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Flake: Senate GOP Letter To Iran 'Not Appropriate'

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Flake: Senate GOP Letter To Iran 'Not Appropriate'

Politics

Flake: Senate GOP Letter To Iran 'Not Appropriate'

Flake: Senate GOP Letter To Iran 'Not Appropriate'

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Arizona Sen. Jeff Flake is one of seven Senate Republicans who did not sign a letter to Iran warning about a nuclear deal with the Obama administration. He speaks with NPR's Melissa Block.

MELISSA BLOCK, HOST:

Just seven of 54 Republican senators did not sign that open letter to Iran's leaders. One of those seven is Arizona Senator Jeff Flake. He serves on the Foreign Relations Committee and he joins me now.

Welcome to the program.

SENATOR JEFF FLAKE: Thanks for having me on.

BLOCK: And Senator Flake, when your Republican Senate colleagues approached you with this letter to Iran warning that any agreement could be undone with the stroke of a pen, what did you tell them?

FLAKE: Well, I said negotiations are tough enough here and I didn't think it was appropriate to add another element that makes it more difficult.

BLOCK: Not appropriate. So you think it was wrong for them to issue this letter?

FLAKE: I just felt it was not appropriate. I'll put it that way.

BLOCK: Let me ask you about the response from Vice President Biden. He issued a long statement, called this unprecedented in his 36 years in the Senate. He said, it was beneath the dignity of an institution I revere, and he went on to say that this letter delivers a false and dangerous message expressly designed to undercut a sitting president. Do you think he's right about that?

FLAKE: Well, I don't have the, you know, the institutional memory that Joe Biden does concerning the Senate, but I do think that we ought to support negotiations that are going on. I don't think that efforts like this help those negotiations, but I do think that Congress has a role to play and will have a role once this agreement - hopefully, if it is going to come forth - once it is signed.

BLOCK: I'll ask you about that role in a second. But what about the vice president's point that this letter is expressly designed to undermine the president, that this is a partisan move to undermine President Obama?

FLAKE: Those who signed it, I know that a lot of them are very opposed to the deal or what's been described as a deal. I don't think we know what the deal is really, but I don't want to describe it that way - I just don't think it was our role to do so.

BLOCK: There's also this argument that the letter, signed by 47 of your Republican colleagues, aligns them with Iran's hard-liners who also oppose a deal, and if the talks collapse, this letter makes it harder to blame Iran for that. What do you think about that?

FLAKE: I don't know about that. I'm more concerned not with how Iran receives it, but with how our allies receive it. These sanctions have been effective and Iran is at the table because these sanctions have been multilateral. It's been Iran versus the West rather than Iran versus the U.S., and I think it's extremely important to maintain that coalition.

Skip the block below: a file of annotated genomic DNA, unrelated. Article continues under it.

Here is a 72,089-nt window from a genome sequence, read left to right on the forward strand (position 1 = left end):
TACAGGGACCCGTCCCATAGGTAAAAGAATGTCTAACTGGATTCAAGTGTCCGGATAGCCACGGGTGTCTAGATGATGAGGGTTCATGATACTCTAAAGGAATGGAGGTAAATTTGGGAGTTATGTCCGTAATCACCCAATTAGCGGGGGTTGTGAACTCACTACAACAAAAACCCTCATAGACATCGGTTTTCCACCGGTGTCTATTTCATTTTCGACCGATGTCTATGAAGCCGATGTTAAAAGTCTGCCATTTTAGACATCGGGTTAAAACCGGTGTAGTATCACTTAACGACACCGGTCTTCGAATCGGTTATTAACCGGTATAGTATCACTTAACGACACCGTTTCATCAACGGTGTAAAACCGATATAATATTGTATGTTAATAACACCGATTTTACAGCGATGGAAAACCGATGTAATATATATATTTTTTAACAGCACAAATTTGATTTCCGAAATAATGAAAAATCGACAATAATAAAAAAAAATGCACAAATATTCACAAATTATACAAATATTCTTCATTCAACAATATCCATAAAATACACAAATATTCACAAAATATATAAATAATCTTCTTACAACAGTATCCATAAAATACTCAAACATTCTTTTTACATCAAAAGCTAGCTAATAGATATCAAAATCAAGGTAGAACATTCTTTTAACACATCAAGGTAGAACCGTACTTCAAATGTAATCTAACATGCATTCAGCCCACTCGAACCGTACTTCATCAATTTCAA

BLOCK: I wonder, Senator Flake, if you find yourself in a lonely spot - one of very few Republican voices who is advocating what you're saying here.

FLAKE: Oh, there are a few of us. I'm not alone. There were seven who didn't sign the letter.

BLOCK: I didn't say alone, but lonely and few.

FLAKE: Well, I just think, you know, we have no good options here and that's why I hope that the agreement comes forward. I hope it's something that we can support in Congress and I think that's our best option at this point.

BLOCK: Let's talk about Congress's options here. You are supporting a bill that requires the president to bring any agreement with Iran to Congress for a vote. That bill has also had Democratic support in the Senate, which you would need. Do you worry that this letter from Republicans will torpedo what you want to happen - would turn Democrats off from siding with you on that?

FLAKE: That is a bit of a concern. Republicans and Democrats realize that Congress has a role here. These sanctions were imposed by Congress, and only Congress can lift them permanently. So I think that's important and it's unfortunate if one party is, I think, signing any one letter here. This needs to be a bipartisan effort.

BLOCK: I'm curious, Senator Flake, if you have that conversation with your colleagues in the Senate who do think that the only acceptable deal is one that completely undoes Iran's nuclear program. Do you have that discussion with them?

FLAKE: I do. And we have, you know, hearings and Foreign Relations Committee and other discussions. There are some agreement and some disagreement. And let me just say as well, I understand the frustration that my colleagues on the Republican side have with the president. A lot of what's happening now is a manifestation of events and actions that the president has taken on other issues - immigration, or the Affordable Care Act or executive action in particular that some feel goes beyond the president's mandate. And so, it's difficult in that environment to have the level of trust that we should have.

BLOCK: Senator Flake, thanks very much for talking with us today.

FLAKE: Thanks for having me on.

BLOCK: That's Arizona Republican Senator Jeff Flake, one of just seven of 54 Republican senators who didn't sign the open letter to Iran's leaders.

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